I've googled this, but can't find it. I know there is a tradition of writing legendary/mythological/fictional biographies (hagiographies) of monks in the Chinese tradition.

Just a few days ago was the celebration of Kwan Yin's going forth day, but for the life of me, I can't find any other accounts of Kwan Yin's life as a monk or nun.

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Also known as Chenrezig in the Tibetan tradition, Avalokiteśvara is widely known through most Buddhist traditions.

According to legend, Chenrezig made a a vow that he would not rest until he had liberated all the beings in all the realms of suffering. After working diligently at this task for a very long time, he looked out and realized the immense number of miserable beings yet to be saved. Seeing this, he became despondent and his head split into thousands of pieces. Amitabha Buddha put the pieces back together as a body with very many arms and many heads, so that Chenrezig could work with myriad beings all at the same time. Sometimes Chenrezig is visualized with eleven heads, and a thousand arms fanned out around him.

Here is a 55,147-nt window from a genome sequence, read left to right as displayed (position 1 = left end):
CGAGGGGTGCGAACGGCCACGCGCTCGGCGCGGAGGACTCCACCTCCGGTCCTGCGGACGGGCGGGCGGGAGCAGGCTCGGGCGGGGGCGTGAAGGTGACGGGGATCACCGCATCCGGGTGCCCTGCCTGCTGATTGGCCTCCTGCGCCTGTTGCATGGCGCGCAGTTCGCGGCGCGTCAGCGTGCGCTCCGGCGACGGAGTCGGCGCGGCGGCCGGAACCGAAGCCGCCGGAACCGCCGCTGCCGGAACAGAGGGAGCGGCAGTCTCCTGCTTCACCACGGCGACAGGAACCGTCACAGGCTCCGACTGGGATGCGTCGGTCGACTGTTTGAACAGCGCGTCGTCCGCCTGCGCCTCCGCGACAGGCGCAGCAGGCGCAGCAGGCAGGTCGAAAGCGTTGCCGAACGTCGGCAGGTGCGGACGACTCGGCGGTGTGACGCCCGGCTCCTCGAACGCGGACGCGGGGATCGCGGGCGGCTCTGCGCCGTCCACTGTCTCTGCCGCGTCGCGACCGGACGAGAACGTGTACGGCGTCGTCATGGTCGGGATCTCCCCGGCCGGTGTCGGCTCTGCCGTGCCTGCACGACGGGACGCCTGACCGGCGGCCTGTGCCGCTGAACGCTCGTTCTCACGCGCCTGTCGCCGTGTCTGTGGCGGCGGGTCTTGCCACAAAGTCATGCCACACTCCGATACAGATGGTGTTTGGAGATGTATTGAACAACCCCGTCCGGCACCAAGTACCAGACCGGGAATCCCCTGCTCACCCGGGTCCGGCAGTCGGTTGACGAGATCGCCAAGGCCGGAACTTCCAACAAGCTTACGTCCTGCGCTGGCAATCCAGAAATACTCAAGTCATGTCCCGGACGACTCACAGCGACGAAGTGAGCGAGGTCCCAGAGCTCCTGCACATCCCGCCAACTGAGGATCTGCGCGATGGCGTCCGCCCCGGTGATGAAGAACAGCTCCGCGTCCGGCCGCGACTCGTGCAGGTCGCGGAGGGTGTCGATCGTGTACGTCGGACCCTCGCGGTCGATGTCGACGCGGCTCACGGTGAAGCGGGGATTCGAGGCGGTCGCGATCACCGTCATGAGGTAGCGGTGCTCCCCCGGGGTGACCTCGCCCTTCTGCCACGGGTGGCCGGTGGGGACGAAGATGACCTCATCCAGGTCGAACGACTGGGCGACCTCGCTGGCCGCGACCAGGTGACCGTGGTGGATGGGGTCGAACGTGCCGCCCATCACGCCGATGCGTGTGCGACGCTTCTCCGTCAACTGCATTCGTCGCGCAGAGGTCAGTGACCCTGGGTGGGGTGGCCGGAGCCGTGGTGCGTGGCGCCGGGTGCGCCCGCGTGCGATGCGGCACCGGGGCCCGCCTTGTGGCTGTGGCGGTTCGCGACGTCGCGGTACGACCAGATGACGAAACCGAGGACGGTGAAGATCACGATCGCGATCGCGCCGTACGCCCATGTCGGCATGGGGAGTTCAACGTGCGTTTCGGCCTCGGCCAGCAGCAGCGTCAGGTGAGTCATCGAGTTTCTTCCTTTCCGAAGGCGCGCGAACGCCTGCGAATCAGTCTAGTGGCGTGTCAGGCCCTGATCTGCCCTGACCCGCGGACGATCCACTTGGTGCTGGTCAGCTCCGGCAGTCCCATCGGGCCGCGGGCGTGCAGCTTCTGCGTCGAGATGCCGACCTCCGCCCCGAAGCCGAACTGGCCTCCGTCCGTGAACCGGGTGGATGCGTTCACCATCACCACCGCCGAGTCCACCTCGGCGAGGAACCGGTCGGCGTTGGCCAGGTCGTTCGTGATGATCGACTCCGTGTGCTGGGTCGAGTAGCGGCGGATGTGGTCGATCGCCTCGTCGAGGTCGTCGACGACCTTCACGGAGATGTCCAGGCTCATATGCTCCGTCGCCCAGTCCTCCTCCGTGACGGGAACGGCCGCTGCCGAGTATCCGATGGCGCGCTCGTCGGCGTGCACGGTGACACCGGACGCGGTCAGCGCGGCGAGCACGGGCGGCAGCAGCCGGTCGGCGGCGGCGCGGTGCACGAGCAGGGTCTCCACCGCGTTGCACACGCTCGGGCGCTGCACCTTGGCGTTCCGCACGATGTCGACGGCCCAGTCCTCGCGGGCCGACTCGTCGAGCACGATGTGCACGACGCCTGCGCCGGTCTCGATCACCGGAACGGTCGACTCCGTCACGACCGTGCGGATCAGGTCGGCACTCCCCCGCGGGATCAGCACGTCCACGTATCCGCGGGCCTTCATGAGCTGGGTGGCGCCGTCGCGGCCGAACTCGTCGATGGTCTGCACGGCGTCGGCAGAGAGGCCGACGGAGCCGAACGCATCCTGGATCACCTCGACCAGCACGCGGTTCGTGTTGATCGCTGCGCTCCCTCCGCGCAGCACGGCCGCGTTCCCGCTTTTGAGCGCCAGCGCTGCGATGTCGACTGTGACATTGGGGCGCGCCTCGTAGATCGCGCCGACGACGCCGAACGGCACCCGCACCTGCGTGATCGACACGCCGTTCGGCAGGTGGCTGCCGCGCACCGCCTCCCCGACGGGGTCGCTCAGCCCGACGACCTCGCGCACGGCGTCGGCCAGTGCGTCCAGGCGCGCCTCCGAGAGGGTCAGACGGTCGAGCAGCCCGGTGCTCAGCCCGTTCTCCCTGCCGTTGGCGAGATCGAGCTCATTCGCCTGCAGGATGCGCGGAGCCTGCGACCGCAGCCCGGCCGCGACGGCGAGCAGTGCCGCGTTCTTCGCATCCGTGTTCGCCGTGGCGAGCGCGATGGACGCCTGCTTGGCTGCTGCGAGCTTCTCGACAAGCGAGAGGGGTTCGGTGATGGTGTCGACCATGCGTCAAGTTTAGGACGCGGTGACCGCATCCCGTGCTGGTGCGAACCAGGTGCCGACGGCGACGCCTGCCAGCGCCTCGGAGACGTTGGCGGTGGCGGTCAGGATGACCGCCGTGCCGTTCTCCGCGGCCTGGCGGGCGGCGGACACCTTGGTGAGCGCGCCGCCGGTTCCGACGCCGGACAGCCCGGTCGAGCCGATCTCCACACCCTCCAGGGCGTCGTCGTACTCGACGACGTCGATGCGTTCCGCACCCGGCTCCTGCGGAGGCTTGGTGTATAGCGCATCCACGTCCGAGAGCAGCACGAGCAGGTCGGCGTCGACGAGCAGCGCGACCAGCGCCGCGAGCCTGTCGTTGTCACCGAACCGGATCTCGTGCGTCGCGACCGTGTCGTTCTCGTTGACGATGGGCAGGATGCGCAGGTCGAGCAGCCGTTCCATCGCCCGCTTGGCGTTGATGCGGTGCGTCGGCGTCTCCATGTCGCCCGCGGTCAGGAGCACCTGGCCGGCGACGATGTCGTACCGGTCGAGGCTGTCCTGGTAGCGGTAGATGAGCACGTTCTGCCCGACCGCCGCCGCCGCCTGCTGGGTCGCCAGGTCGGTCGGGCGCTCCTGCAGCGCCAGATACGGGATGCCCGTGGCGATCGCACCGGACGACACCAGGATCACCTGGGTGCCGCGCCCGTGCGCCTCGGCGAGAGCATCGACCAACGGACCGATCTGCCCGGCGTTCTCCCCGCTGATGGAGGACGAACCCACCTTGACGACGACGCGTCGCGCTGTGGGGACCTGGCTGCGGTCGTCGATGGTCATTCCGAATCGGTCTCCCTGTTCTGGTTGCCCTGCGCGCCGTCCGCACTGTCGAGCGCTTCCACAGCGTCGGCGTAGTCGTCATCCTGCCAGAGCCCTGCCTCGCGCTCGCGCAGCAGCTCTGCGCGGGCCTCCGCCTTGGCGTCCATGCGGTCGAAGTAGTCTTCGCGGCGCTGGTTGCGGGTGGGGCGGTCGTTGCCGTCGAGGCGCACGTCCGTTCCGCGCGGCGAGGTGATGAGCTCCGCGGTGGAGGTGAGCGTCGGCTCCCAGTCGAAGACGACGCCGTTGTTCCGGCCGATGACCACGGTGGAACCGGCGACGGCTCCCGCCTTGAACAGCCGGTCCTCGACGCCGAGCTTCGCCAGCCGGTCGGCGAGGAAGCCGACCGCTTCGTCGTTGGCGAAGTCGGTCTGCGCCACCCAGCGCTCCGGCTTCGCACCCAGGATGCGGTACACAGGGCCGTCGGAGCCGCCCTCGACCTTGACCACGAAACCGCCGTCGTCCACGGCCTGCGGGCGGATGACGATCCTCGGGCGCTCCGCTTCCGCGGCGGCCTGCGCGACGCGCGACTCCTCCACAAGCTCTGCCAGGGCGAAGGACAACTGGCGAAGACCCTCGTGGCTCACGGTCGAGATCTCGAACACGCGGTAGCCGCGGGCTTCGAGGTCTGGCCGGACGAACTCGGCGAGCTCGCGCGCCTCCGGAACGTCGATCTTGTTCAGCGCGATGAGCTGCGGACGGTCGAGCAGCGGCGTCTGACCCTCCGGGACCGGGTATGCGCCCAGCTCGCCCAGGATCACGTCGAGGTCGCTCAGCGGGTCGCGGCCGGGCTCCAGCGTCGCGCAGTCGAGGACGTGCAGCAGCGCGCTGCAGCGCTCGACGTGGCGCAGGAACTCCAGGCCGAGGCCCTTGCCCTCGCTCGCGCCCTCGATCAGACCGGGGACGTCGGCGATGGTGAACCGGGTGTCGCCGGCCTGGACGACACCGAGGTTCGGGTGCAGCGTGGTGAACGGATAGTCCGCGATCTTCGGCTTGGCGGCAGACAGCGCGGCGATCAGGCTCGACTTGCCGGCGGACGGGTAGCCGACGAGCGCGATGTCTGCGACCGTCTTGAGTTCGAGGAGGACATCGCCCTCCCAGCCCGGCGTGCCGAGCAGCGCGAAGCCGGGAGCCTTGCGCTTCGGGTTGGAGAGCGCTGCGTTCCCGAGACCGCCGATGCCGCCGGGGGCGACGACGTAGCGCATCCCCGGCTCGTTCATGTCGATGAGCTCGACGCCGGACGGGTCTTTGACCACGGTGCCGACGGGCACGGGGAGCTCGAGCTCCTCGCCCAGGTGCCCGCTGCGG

He has a total of 33 forms, including the wrathful form of Mahakala He is also considered to be the "parent" of Tara

In Tibetan Buddhism, Tara came into existence from a single tear shed by Avalokiteśvara. When the tear fell to the ground it created a lake, and a lotus opening in the lake revealed Tara. In another version of this story, Tara emerges from the heart of Avalokiteśvara. In either version, it is Avalokiteśvara's outpouring of compassion which manifests Tara as a being

He is mentioned in the following sutras :

Lotus Sutra


Heart Sutra

Nīlakaṇṭha Dhāraṇī Sutra

Eleven-Faced Avalokitesvara Heart Dharani Sutra

Cundī Dhāraṇī Sūtra

Pictured below Avalokitesvara in his 1000 armed form and as Mahakala, and Tara

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